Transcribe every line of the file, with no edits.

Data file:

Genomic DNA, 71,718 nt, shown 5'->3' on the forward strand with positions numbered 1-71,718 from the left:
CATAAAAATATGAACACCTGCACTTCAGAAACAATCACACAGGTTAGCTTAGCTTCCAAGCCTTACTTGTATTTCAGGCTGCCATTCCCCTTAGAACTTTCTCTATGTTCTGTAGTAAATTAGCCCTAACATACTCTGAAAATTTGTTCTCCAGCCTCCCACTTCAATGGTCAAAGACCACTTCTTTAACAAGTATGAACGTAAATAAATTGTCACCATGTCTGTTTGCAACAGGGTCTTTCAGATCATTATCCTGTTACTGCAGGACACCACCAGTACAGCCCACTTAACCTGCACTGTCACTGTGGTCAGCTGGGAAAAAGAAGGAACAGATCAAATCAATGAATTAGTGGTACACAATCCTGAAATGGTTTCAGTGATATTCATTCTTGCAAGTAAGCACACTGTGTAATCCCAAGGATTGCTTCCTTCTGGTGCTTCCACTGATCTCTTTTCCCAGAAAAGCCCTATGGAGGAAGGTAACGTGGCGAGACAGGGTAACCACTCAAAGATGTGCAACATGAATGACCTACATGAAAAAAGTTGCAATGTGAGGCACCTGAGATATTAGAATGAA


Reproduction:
Genomic DNA, 71,718 nt, shown 5'->3' on the forward strand with positions numbered 1-71,718 from the left:
CATAAAAATATGAACACCTGCACTTCAGAAACAATCACACAGGTTAGCTTAGCTTCCAAGCCTTACTTGTATTTCAGGCTGCCATTCCCCTTAGAACTTTCTCTATGTTCTGTAGTAAATTAGCCCTAACATACTCTGAAAATTTGTTCTCCAGCCTCCCACTTCAATGGTCAAAGACCACTTCTTTAACAAGTATGAACGTAAATAAATTGTCACCATGTCTGTTTGCAACAGGGTCTTTCAGATCATTATCCTGTTACTGCAGGACACCACCAGTACAGCCCACTTAACCTGCACTGTCACTGTGGTCAGCTGGGAAAAAGAAGGAACAGATCAAATCAATGAATTAGTGGTACACAATCCTGAAATGGTTTCAGTGATATTCATTCTTGCAAGTAAGCACACTGTGTAATCCCAAGGATTGCTTCCTTCTGGTGCTTCCACTGATCTCTTTTCCCAGAAAAGCCCTATGGAGGAAGGTAACGTGGCGAGACAGGGTAACCACTCAAAGATGTGCAACATGAATGACCTACATGAAAAAAGTTGCAATGTGAGGCACCTGAGATATTAGAATGAA